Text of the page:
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Local real estate offices as community builders

Erika Villegas, owner of RE/MAX Real Estate Offices in Oak Park and Aurora, IL, looks past the boundaries of office competition to be a positive force for communities.

Owner Highlights

Local real estate offices as community builders

Local real estate offices as community builders

Erika Villegas, owner of RE/MAX Real Estate Offices in Oak Park and Aurora, IL, looks past the boundaries of office competition to be a positive force for communities.

An Unexpected Journey

Erika started her real estate journey roughly 16 years ago, shortly after the birth of her first child, when a career change had her deciding between going to school or going to work. Real estate popped into her mind, as she had a wide network of people and her and her family’s recent experiences in buying and selling properties were not positive. These circumstances pushed her into real estate classes, which began an unexpected journey.   

Today, Erika is the co-owner of two real estate offices employing a total of 38 agents with her business partner, Joe Castillo. They purchased the existing Oak Park office in August, 2019. Erika wanted to move into owning her own office after she reached the limits of her personal capabilities, selling 80 units that year. The second office came at the start of 2021 after growing the first with 20 agents.

Overcoming Indistry Biases

Upon starting her office, she felt a need to prove herself to help break into what is a close-knit real estate community. Often in the Chicago area, the mentality is that if you do it in the city, you can’t do it in the suburbs, and vice versa. Much of her business was coming from the Southwest Side of Chicago, so many would attempt to put her in that box.

Having grown up mostly in the Southwest Side of the city, for Erika, segregation along neighborhood boundaries was normalized. It wasn’t until well into adulthood, while visiting her mother in Topeka, Kansas, that she was exposed to a neighborhood with many multiracial neighbors. This gave her a new way of viewing the existing racial dividing lines in her city, where crossing streets like Pulaski and Ashland feels like crossing into a different world.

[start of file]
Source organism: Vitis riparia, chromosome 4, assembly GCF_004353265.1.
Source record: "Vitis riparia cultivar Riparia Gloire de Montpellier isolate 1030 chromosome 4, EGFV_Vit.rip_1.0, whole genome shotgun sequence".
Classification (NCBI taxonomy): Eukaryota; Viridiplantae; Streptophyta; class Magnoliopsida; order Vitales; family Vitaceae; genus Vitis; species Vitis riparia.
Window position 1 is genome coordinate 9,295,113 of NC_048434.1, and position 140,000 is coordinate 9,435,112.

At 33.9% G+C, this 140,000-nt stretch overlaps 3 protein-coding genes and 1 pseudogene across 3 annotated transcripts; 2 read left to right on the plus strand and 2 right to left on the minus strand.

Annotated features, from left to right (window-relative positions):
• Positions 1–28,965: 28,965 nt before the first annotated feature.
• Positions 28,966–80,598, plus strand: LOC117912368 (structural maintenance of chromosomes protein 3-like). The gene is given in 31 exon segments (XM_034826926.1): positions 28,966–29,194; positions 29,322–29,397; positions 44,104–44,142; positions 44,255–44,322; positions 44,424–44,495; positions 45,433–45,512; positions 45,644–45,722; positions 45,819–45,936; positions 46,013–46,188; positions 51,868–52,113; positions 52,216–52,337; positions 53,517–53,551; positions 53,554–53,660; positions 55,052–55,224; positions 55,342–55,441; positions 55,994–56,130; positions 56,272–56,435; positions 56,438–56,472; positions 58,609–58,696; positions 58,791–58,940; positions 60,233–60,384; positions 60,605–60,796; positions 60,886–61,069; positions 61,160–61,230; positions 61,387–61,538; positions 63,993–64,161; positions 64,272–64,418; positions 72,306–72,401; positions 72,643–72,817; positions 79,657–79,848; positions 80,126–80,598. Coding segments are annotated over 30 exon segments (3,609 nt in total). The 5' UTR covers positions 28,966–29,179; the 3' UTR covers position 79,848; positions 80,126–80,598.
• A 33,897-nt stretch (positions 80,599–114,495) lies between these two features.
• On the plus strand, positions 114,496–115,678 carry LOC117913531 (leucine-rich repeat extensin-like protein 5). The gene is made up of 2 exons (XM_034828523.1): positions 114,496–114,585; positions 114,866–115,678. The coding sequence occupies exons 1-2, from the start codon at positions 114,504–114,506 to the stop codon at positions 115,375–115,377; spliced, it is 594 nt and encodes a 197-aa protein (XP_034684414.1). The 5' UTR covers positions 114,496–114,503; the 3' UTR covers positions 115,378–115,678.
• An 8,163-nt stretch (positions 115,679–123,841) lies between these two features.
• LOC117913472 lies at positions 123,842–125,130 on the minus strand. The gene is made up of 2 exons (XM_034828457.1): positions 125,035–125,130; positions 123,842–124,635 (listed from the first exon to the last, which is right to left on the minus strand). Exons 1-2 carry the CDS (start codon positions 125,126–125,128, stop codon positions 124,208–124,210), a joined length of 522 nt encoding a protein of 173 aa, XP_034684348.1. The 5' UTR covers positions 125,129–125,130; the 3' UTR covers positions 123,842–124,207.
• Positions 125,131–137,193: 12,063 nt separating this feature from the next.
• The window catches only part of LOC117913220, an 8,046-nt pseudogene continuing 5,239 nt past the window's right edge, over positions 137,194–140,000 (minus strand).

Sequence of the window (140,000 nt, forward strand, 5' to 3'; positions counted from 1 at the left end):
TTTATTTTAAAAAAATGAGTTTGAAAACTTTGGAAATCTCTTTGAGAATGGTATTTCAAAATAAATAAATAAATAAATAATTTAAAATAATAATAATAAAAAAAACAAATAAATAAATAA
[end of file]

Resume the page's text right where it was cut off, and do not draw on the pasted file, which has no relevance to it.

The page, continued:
Erika has had to deal with countless microaggressions in her industry. The comments are frequently pointed toward her clients, which are often people of color. They take the form of other agents asking whether incoming buyers “know the area well,” or “where the down payment was coming from.” In other cases, sellers have wanted to disregard offers from certain people and have questioned the buyer’s qualifications without ground in factual information provided by lenders or attorneys. These situations happen most commonly when an underrepresented minority is moving into a majority community. 

In all cases, Erika stands firmly with her clients and is forming these experiences into positive motivations to help undo our segregated communities.

Photo Credit to Alexis Sleeper

Expanding the Boundaries of Local Real-Estate Offices

While transactions are always a part of the real estate growth equation, she is keeping her eyes and ears open to expanding the boundaries of what growth could look like, in areas such as construction and investment and their impacts on community development. She views her work as helping the flow of hopeful people moving throughout and embedding themselves into communities.

She values open communication with clients and exercises this value daily. She shares when her knowledge is lacking and takes the time to educate herself on the gaps to best serve her clients. One might think clients would dislike the admission, but Erika says that it helps build trust and allows her to continue growing.

It is her goal to ensure that her name means something in the industry. Whether it is being used by other agents as leverage, or in its own right, she wants to ensure her name denotes trust, honesty, and outcomes. When asked when she feels most innovative, she replied: 

“I feel most successful and innovative when I see my agents hit goals and I played a role in supporting them. I know I’m doing something right when I can help my agents and clients achieve.“

Get in Contact if You’re On the Move

If you’re finding someone to help you choose your next home with a community-oriented approach, doing so is easy by contacting Erika Villegas’s offices in the contact information below.


Phone Number:  (708) 386-1400

Photo Credit for the header photo goes to Carlos Cartagena